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The Superior Express
Superior, Nebraska
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May 10, 1973     The Superior Express
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May 10, 1973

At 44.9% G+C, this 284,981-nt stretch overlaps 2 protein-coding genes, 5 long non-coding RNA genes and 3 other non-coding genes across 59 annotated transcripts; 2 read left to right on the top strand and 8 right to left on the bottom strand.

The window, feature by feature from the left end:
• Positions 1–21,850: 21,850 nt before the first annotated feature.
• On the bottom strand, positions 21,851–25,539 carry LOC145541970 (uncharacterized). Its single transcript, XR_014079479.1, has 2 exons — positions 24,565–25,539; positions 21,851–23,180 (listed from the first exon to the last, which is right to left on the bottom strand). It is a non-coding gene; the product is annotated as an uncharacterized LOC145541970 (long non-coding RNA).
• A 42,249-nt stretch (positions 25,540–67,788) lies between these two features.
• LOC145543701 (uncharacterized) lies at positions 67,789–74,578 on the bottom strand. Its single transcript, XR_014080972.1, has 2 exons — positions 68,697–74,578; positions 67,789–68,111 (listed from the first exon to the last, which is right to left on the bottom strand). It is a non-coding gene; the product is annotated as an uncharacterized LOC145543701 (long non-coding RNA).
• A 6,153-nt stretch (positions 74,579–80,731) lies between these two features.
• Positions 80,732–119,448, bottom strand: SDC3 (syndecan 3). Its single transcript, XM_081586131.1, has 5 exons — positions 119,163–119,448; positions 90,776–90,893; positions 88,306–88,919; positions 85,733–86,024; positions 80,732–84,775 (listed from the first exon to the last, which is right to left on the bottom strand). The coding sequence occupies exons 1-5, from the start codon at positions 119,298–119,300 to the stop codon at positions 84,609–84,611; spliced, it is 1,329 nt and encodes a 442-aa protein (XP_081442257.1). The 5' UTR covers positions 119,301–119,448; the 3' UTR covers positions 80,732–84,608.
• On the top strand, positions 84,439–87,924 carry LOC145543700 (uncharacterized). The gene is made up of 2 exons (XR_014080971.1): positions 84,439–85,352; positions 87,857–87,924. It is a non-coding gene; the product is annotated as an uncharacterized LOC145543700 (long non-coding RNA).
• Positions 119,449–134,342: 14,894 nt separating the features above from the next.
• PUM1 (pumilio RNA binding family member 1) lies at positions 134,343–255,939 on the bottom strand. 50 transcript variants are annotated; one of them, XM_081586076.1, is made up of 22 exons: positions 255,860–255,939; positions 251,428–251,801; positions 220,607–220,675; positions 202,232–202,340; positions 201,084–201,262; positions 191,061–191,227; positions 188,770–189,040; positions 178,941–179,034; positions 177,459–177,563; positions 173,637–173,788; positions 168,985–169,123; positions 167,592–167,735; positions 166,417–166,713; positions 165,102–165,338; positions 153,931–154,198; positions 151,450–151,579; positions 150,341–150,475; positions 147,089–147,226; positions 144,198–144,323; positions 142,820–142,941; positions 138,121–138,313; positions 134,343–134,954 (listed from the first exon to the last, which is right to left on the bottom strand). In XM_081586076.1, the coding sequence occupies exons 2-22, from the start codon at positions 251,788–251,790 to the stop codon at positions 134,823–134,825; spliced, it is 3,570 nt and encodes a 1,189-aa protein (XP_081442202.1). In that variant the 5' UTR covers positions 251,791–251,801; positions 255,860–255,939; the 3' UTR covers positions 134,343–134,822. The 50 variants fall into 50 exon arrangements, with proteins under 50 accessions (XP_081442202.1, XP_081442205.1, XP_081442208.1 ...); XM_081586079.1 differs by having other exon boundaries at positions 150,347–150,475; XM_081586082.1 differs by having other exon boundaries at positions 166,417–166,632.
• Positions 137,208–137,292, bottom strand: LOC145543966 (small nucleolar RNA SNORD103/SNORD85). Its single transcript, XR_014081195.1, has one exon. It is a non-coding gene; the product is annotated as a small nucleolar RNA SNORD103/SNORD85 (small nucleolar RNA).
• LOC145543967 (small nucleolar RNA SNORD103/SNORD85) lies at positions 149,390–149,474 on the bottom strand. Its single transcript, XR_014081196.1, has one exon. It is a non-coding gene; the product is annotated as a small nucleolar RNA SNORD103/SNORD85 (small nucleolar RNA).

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Thursday, May I0, 1973 Superior Estlbilsh4d in 1$90 Bill Biauvelt, Mmmqling Editor Published W~lkty by Sup~'lo Publlshln9 Coml~ny, Inc. 14 East Third St. Superior, Nebraska Sul0~rl~km r~ 16A8 ~ yew" ply~ in a0v~m4m In Netrmke and Kan~ N.M Per yeer eINwhem. 1173 Ban hikes meat prices the Food and Drug Ad- to totally ban the use of (DES) as a growth for cattle and sheep prices higher. the ban will be an ex- time it takes to bring to market weight. beef and mutton will rise. Butz has would bring a beef of three and one-half Some say the prices range up to seven cents Residues of DES have been found in the livers of cattle and sheep. Under federal law, no residues of cancer-causing products, no matter how low, can be permitted. The Food and Drug Administration, which issued the prohibition, em- phasized that the ban "was not based on evidence of any public health hazard." As pointed out by acting FDA Commissioner Sherwin Gardner, the chemical has been used in cattle and sheep for decades "without a single known instance of human harm." ban of DES as a feed for the meat prices. The most aCtion bans the use of the plant. ban is an example of generally sound idea to a been linked to a vaginal whose mothers medicinal doses of the pregnancy. Large found to induce animals. DES residues have never been found in any portion of meat carcass except the liver and then in very minute amounts. The residual level in slaughter animals has probably remained fairly constant but improvements in sen- sitivity of measuring devices have shown more DES in animal livers than had been detected previously. Some of the national furor over the high price of meat should be directed to pressure Congress to modify the law and permit the resumed use of DES. Time passes quickly have time to do that I could but I don't have time with the does time go?" I get the faster time heard those statements and perhaps have used words in answering Time is something that people tend to conform rather than create. As a result the world is chasing itself. In volunteer work today, leaders are discovering more and more that they can't find people with time or with the ability. The old saying of asking a busy person to do the job may not be the answer anymore. Then what is? The answer is simply. "Learning to say No." Say it nicely, and if you can't do that, say it nastily. once. Once it's gone, we But whatever you do, learn to say No. Another interesting is that everyone has the each day. it is what we do with our the difference. There of in the field of One could spend about methods of course then there time left to do the things to do in the first place. priorities must have a world of ours. Too to do too many things, 'Our entire staff is away being questioned right now. How would you like your eggs, Willy?' The Chrlstlan Science bk)ntto bowling score. R was 246. Mr. and Mrs. Raymond ~, # McDowell were honored Forty Years Ago for an elaborate fireworks Saturday evening in observance Nearly 40 men have been display at the Lovewell Lake of their silver wedding an- employed for several weeks in dedication on June 5. niversary. the repair and shipping Beverly Haidsiak of Nelson One YearAgo departments and the finish mill and Roger Mazour of Lawrence Am emergency army at' the Nebraska Cement will represent Nuckolls County helicopter was called to the Company's plant, giving rise to in the District @H speech Nuckolls County Hospital strong hopes that the plant may co~r?t at Hastings. Wednesday afternoon to open in all departments soon. . Floyd Dixon was in- transfer Nichol Drohman, baby The Superior High School stalled as president of Superior daughter of Mr. and Mrs. Loren band made a splendid record at Woman's Club at the May Day Drohman, of Nelson, to St. the state music contest at luncheon meeting Tuesday. Elizabeth s Hospital in Lincoln. Kearney Saturday. They scored Ten Years Ago May 1@21 was proclaimed 100percent in performance, but D.V. Spohn of Superior will nursing home week, in received only a "good" rating be honored at a banquet in conjunction with national nuts- due to lack of uniforms. Lincoln May 16 and his portrait ing home week, by Major Don Edytha Long of Superior was will be hung in the Animal Kronberg on Tuesday. one of two chosen from the Husbandry Hall at the College The east river bridge leading freshman class at the of Agriculture, with other into Superior is closed. Work- University to be an attendant outstanding Nebraskans who men are adding steel stringers upon the Ivy Queen at the an- have excelled in the field of and a new steel deck to the nual Ivy Day ceremonies livestock production, bridge. The work is expected to Thursday. A Superior youngster is be completed sometime next Sigvard Norgaard will leave among seven Nebraskans who week. The repairs will cost comes By Jerry Martin Although the general crime rate shows signs of leveling off, the subject of law enforcement and the protection of society looms large in America today. A recent poll indicates that crime rivals inflation as the No. 1 issue in the minds of the public. Thus. any proposal that offers hope of reducing lawlessness is certain to receive sympathetic consideration. There was hardly a ripple of protest when the late President Johnson launched the Safe Streets Act a few years ago. Because it purported to be an effort to fight crime, there was none of the sustained debate that usually occurs when the federal govern- ment invades a new area of jurisdiction formerly reserved to local and state government. It's too bad no one looked beyond the title of the Safe Streets Act, to see what lay beyond. The Safe Streets Act did nothing to provide law enforcement officers with more realistic authority to crack down on crime. It did nothing to require judges to put hardened criminals in jail rather than on probation. Somehow, when the federal govern- merit gets involved in anything, the only,solution it offers is spending money. Thus, a host of "research projects have been funded by federal money funneled through the Safe Streets Act. There's little evidence so far that any of this has resulted in better law enforcement and less crime. But the nation's major concern should be directed to the question of whether the federal government should be permitted a financial foothold in law enforcement at all. Fifteen years ago, there was a strong body of opinion in America that the federal government should not finance local education. Conservatives feared it would lead to objectionable controls, less effective education and a loss of local sovereignty over a vital area of American life. All of those fears have been realized. Who can honestly say that federal money has resulted in more effective education for the average youngster? The federal government has used the threat of a cutoff of financing to impose its ideas on forced school busing. Worst of all, teachers throughout America now view Washington as their ultimate employer. There is an active lobbying effort to have the federal government finance all public education programs. The debate is no longer whether financing education is a proper federal role. Now the question is simply: how much should Washington provide? There are distressing signs that this same trend will soon become evident in financing law enforcement. Some have suggested that federal money be used to help pay police and local enforcement salaries. If the federal government gets in- volved in financing local police costs, America will be in danger of acquiring something every totalitarian regime in history has always regarded as a top priority: a nationalized police force, financed and accountable not to the people it is supposed to protect, but to the national government which would provide the money. During this distinguished career, the late J. Edgar Hoover fought every attempt to turn the Federal Bureau of In- vestigation into a sort of national police force. Instead, he did everything he could to strengthen local law enforcement as the basic policing authority in America. It's the old story: Those who control the purse strings exercise the ultimate control. First comes the aid, then the controls. If America wants to retain a system of law enforcement answerable to the people it protects at the local level, it will reject every attempt to have Washington subsidize law en- forcement salaries. which, if enacted, will continue effect this would have on our current construction districts having lots of rural projects, make up our budget valuation. This amendment was deficits for this year, pay subsequently dropped when it claims which the state owes and became obvious rural senators provide for a two percent in- could no longer support the bill. come tax cut retroactive to the The chances of a school aid bill first of this year. I plan to passing now appear better than Then begum choosing the things that Monday for a three months' will participate in the National nearly $20,000. support this tax cut because we at any time during the session. you wouldlike to do, for your family, visit with relatives in Denmark. School Safety Lparade at A special mortgage burning now know that state revenues Two of last week's most your church, your community, your Tweaty.flve Years Age Washington, D.C., Saturday, service was held during the are higherthan expected. This important issues involved Patricia Propst was a May 11. ~e is Mona Tremain, worship hour at Salem means that the state is vetoes by Governor Exon. state and even your country. Don't try national winner in the auditions daughter of Mr. and Mrs. Lutheran Church Sunday. The collecting more money from Senator Carpenter attempted to to do what everyone else is doing. Be conducted at Hastings last Lawrence 'rremaln. Rev. Paul Kenyoun of Filley, taxpayers than we need this override the veto of LB 179, the yourself, be an individual and don't Thursday by the National Donna Smith of Superior was Nob., was present and par- year, something which I cannot Hiram Scott bill. Veiled hints of Fraternity of Student one of three who will serve as ticipated in the service. He was justify, retaliation were again made, lose sight in helping others. Musicians. Three other ~head juniors during the coming church pastor at the time of the If every family began taking in- Superior pianistswereadmitted academic year at Gallaudet building of the new church. to membership in the fraternity College, the world's only college ventory of the things they do that are at the audition, namely Mary Jo for the deaf, in Washington, LegJ$~tjv@ Ro~r~ not essential, relevant, or part of a Bjorllng, Georgia Carroll and D.C. plan, they would be amazed at the Ardith Propst. Two Superior men spent ~n.Gary~ worthless energy and money that is The Western Union Telegraph several days in the hospital the 3Tth II~trkt company hasmade application past week as a result of spent conforming to society, with the Federal Corn- breathing frumes from corn The legislature is back at Time passes quickly, does your life but I decided that I could not One important part of our vote for a proposal which no one state financial picture is the yet has really proved the State advancement of LB 172, a of Nebraskaneeds. Iamcertain school aid bill which would take the people in the Schottsbluff $20 million of revenue sharing area must feel bitter about this money and divide it among our defeat, and I do hope we will not school districts equally as stop looking at the basic equalization and per pupil aid. proposal for increased health munications Commission to rootworm insecticide, work now aRer its week of This 50-50 split represents a manpower training, but only if they hardly have a really count?--White Bear Press close its office in Superior and Hospitalized were Everett Easter recess. The mood of the compromise whichwasresisted we first identify our actual substitute an agency Lillich and Elwtn Dunbar. legislature has changed too. by senators representing training needs. living. This points up (Minn.) arrangement to serve the Five Years Ago Every issue that comes up predominantly urban con- Governor Ex0n's veto after ~---- . - -- - community Doane F. Kiechel of seems to be surrounded by the stituencies. They first suc- the nassa~e of LB 452, thebillto zuO,O00 mzles oj obsoleze roaa Superior's ninth annual Bethesda, Md., is one of three, mood of tension and urgency corded in adopting an amend- take the-Department of Ad- "~ 200,000 mUes of obsolete, nrovements b v divertin~ highway Rooster Days are scheduled for vicepresidentsrecentlyelect~ ~atsurroundskey:ssues:lam ment which would have ministrative Services out of the I~:,; ....... " ; .... ". _- "" "-" - next weekend with ISc per ny me mare oz mrecmr~ oz pzeasea ~o no~e cna~ the provided for I00 percent C~vernor's control, was swift ~_~""'_ry hi.ways... _ in the vuumng money, to omer uses. ,------nnnnd berne" o offered m" scrivt._, a Booz,. Allen & .Hamilton, in- legislature also. appears, to have equalization aid, a move which I and sure My vote against this American Association of You paid taxes at the gas pump inbonus of 6c per pound, ternational management come back.w a w.ill, to con- opposed because of the punitive ,'(Continued toPage4B) yap Offi,,io ,, faith that it w.uld A total of 3,955 Nuckolls consultants. He wm serve in me strUctaszamezinanciaJpicture :{ : :- .... su ..... -:'-" .... -': --:':. "" County poodle received chest x- Washington, D.C. area.for the state. ouik to eo years improve nlgnways. ongress has taken ra ,s from" the mobile unit, The Ruskin Lions Club was The appropriations com- ~ Peecl hmlts and traffzc your money and putIt m a trust fund under the directmn of the State .recogm...z~ by Ak-Sal" Ben for m:t.tee deczded to coomder tl~.e ere lower Ah.Qgft but the trust will be broken if vnu Department of Health, durmg numanman servlce mong w:m cap tmconstruc_uonmuanawm t 8S -' -.-a-, "." ",.---__ the hast month, the William Wolfe Auxiliary, have it reported to the noor oy , ,,engerous curves, snort ann t speak up -- , r.. " Fifteen Years AgoAmerican Legion Post 91, of the time you read this. They will :es, and antiquated bridges The Ideal Cement Company Osceola, the Town and Country recommend that appropriations i] Catholic Church ~ SuPEmOS BEULAH [ ~eatly to highway deaths Be concerned enough to write your has announcedthe~augura.tion .Clu.b of Wolbach_, the. Omaha be madeo.nly for the first .yeast. I[ Services If Reformed [ ~t~8 ~,,~r.~cmsn tndav and tell him nf oz an annual grant of three tour- vomnteers for tianalcappeo oznewpro]ects, amove.wnmn V;..~ "-~"'~ ....... ~'" "".--::. . - --o--" -- year scholarships to out- children, will make a tax cut more uzeiy, Presbyterian Church .'xortmentalists, public youropposition~otnlsmls-useozyour standing students inthestate Jerome KohlofHardywas although it may he atl~:reX- il ~atherW.F.S~dky It ~.ndBloom ] )COtes, and m~-,, m,-~bers ~,,nev (From the Cornhusker Motor where their plants operate, awarded a large attractive pense of tax increases, a . - ..... .7 ........... J ..... U ed iJ Rectory Phone: 879-$731~ ]( ...... ask " " ] S Would deny needed im- Club News). Contracts have been closed plaque for havmg the highest We now have bills mated c i| ........- ........... 1[ Key. n. w. ~ ey, rassor I il _ . H The Lord's Day | St Joseph's Church h ~| , St. Joseph~ Church[[ Church Sc ool .......... 10 a.m. | ~s,.. Senators rebuff attempt to start again on budget issue i! s=pe.o:, nin, Worsbip .... eL... ,M_mm ~b'J~d~=l.ena .._ " Evening Worship, 7:30 p.m. | ption of legislative activity on the fiscal But they did ,fudge on a. decision to ignore capital con- Warner says his recommendation is based on the assump- ' Wednesday | ~e a decision prior to the Easter Week struction approprl l O : Uze 1973-74 fiscal year. tion that it is this year--calendar year 1973--thatthe taxesare I~'~--'~"''- H~.,., ...,,.. ,:. ,.,. I after adopting an operating budget. Whether they ~ espRably received on the floor or not, higher than necessary. Therefore, he said, it is this year that the an attempt to start all over again on the Budget Comrmt.me resum.ed its labors over construction relief should come. . .... ~ * ' ~ " and stick with an unamended version projects. The c0mmlzme w.ouna up deciding to inaugurate--or, He has proposed the lawmakers chop twopercentage _pom~ s recommendations, at least, to recommeno me Legislature inaugurate--a new off the 1973 rate and make it retroactive, then iet the State t#earu Church of The Church of Christ system for financing construction work. of Equalization establish whatever rate is necessary for 1974. Instead of ap.propria "ti~. the full amount of a project, even War~e-r has said the necessary rate would be at least 15 percent The Nazarene though it might take mo~ one year to build, the committee agallt, b 740 East 7th voted to spreaa out me t crag ana make available only as All the talk about tax rate cuts stems from the disclosure y Bey. Ted Dedd much money as would be needed to carry a project through 12 the Exon administration in mid-April that the current rates are Sunday months. The rema~g money would have to be authorized by yielding more cash than had beet expected. -- .... succeeding legislative sesmon~. That, coupled with the availability this time nay ot ~ Sunday School..... 10:00a.q~: Using that format,.the B _udget..Committee up.proved projects million in federal revenue sharing funds, gives, the s~tee~[r: Morning Service, J1:00 a.m. with an ultimate cost.or ~ .m~m.on--~ut reqmring only about money to work with--unless Warner succeeas m a reu-oa,~ NYPS ............. ' .... 6:00 p.m. $10.4 million during me commg nacre year. tax cut or Exonlowers the rate in the coming year. Evening Service, 7:00 p.m. Exert, in his recommen.dati.'ons, had proposed $18 million There will be~ million from Washingtonin ,thelo97n~t~ Wednesday Midweek worth of building projects m ~e commg year. fiscal year ~the federal cnec~ to r m? z~=~ ~ o_ th~ Prayer Service .... 7:00 p,m. Tax Rate Talk on AaU to mat =uu., ~=.- It was complicated bY thestillwUn:~lv.ed question of state was blinked and saved fr usein the cmm'g" ~zsc'~yea-rC"~*'*'~'7~lH-mont~ figure will be $28.8 ~.~ ::3-= ..... ,I-;*- aits state I '" aid to education, but legisla.to . y last week studying million the federal cash will earn m mce~e~ w,u~= ,, =w spending and you get the $30 mlulon. . United Methodist cash flow projections ana measuring them against the _ But future, legis~!ur_~...__,~...mmatmuchtoworkwithn~uuex~t'~l~)l~eabO-ut$12.,ndlli possibility of an income tax rate cut. ! Church The figures prefer..ed, by thelegislativ.e fiscal staff showed rnerevenueslmrmgmonY ta s ds its i 448 Kansas Street w at means that whatever the s te pen . e will have to be subsidized ' [ Superior, Nebraska g that any tax cut would De ot snor~ otlrauon--one year at the m coming years. Th hereafter if most, unless there was a major .change m spending.patterns. $30 million on this tim The projections indicated ~e ;~7~ei?~h~go in the hole to the same spending level if to be centln.ed--ur unless revenue the tune of $28.5 million by June ~,._. , ten~ percent inc_ome sharingerefundSwas aaretentativeinCreaseddecisinbY CongresS.last week to use m;dho .." " n of "1 tte~. Max O. MCamley tax rate Exert has said m posszme m ex sea tmyond the -- Th - -~--.,-- -,,one,, to aid local scnoom, ttau of me calendar year of 1974. me revenue m.~-,~ -,. ~ ............ Grassroots George Says: If the choice is for a 13 percent income tax rate for this moneywouldbeall a..t .on,a pe _pu !, s a unaOtmoeomernau | Sunday Service year--retroactive to Jan. 1--as Waverly Senator Jerome onthebaslsofalocalaiSmCtspr.p%rtYta ,va',u".'.u:" ....... iChurch School ...... 9:15 a.m. Court outlawed prayer in the schools, Warner has recommended, the rate would haVewould to go bebaCkan uP$11.1to millionThatannually.additinTheWUldprgrambst nasthe stateneen ms.trlDuung~' non. l a la ~tty~ nllulonto'~|1 WorshiPNursery ........... Providedl0:30 a.m. nkey s uncle in the classroom and you the present level of 15 percent for 1974.orthere { a year to the state's pub'hc elementary and secon0ary scnooJs time for rebuttal, million shortageby the end ot June in ]~r/~. Meets at 630 E. 4th St. Kenneth Peterson, Pastor Sunday tevival Fires, TV Channels 4 and 13...8:00 a.~ Sunday School ...... 9:30 a.rr Worship .......... 10:10 a.r~ Evening Worship .... 7: 30 p. rr Wednesday Bible Study, Prayer Youth through Adult 7: 30 p,m Centennial Lutheran Church (Missouri Synod) Ninth and Dakota Streets Dale D. Doerr, Pastor Sunday School Bible Classes Service 9:15a.m. 9:15 a.m. 10:30a.m. I,:!